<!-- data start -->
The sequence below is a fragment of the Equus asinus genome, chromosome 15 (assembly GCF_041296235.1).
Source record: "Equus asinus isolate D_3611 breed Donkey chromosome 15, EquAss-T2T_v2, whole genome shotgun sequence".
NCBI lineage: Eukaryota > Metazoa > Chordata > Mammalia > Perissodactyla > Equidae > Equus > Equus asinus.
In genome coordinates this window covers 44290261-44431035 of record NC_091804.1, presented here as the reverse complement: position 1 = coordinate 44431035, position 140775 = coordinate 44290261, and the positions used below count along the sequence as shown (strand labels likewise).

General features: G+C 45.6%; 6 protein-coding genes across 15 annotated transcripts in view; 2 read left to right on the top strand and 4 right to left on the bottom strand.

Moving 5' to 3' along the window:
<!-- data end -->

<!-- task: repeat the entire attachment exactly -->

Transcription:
The sequence below is a fragment of the Equus asinus genome, chromosome 15 (assembly GCF_041296235.1).
Source record: "Equus asinus isolate D_3611 breed Donkey chromosome 15, EquAss-T2T_v2, whole genome shotgun sequence".
NCBI lineage: Eukaryota > Metazoa > Chordata > Mammalia > Perissodactyla > Equidae > Equus > Equus asinus.
In genome coordinates this window covers 44290261-44431035 of record NC_091804.1, presented here as the reverse complement: position 1 = coordinate 44431035, position 140775 = coordinate 44290261, and the positions used below count along the sequence as shown (strand labels likewise).

General features: G+C 45.6%; 6 protein-coding genes across 15 annotated transcripts in view; 2 read left to right on the top strand and 4 right to left on the bottom strand.

Moving 5' to 3' along the window: